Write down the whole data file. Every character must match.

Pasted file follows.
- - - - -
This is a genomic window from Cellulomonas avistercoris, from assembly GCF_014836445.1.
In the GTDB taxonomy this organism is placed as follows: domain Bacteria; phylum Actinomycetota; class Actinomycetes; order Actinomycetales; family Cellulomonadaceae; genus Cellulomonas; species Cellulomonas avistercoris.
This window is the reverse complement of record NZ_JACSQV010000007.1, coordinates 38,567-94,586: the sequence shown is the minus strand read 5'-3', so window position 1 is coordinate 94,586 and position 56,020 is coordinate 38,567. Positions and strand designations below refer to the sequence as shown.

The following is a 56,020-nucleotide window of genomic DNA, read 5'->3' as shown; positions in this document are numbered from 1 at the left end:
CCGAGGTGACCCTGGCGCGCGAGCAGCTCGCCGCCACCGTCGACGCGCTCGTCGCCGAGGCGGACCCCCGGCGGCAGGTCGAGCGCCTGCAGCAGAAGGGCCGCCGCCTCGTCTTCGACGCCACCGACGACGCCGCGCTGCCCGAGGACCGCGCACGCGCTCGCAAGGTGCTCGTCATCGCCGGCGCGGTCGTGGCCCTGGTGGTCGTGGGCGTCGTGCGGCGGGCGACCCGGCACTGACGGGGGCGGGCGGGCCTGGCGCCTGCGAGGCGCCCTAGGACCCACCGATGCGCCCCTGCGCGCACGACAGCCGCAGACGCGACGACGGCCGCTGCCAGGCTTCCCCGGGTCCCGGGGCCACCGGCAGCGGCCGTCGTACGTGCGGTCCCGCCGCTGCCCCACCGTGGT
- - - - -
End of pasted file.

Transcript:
This is a genomic window from Cellulomonas avistercoris, from assembly GCF_014836445.1.
In the GTDB taxonomy this organism is placed as follows: domain Bacteria; phylum Actinomycetota; class Actinomycetes; order Actinomycetales; family Cellulomonadaceae; genus Cellulomonas; species Cellulomonas avistercoris.
This window is the reverse complement of record NZ_JACSQV010000007.1, coordinates 38,567-94,586: the sequence shown is the minus strand read 5'-3', so window position 1 is coordinate 94,586 and position 56,020 is coordinate 38,567. Positions and strand designations below refer to the sequence as shown.

The following is a 56,020-nucleotide window of genomic DNA, read 5'->3' as shown; positions in this document are numbered from 1 at the left end:
CCGAGGTGACCCTGGCGCGCGAGCAGCTCGCCGCCACCGTCGACGCGCTCGTCGCCGAGGCGGACCCCCGGCGGCAGGTCGAGCGCCTGCAGCAGAAGGGCCGCCGCCTCGTCTTCGACGCCACCGACGACGCCGCGCTGCCCGAGGACCGCGCACGCGCTCGCAAGGTGCTCGTCATCGCCGGCGCGGTCGTGGCCCTGGTGGTCGTGGGCGTCGTGCGGCGGGCGACCCGGCACTGACGGGGGCGGGCGGGCCTGGCGCCTGCGAGGCGCCCTAGGACCCACCGATGCGCCCCTGCGCGCACGACAGCCGCAGACGCGACGACGGCCGCTGCCAGGCTTCCCCGGGTCCCGGGGCCACCGGCAGCGGCCGTCGTACGTGCGGTCCCGCCGCTGCCCCACCGTGGT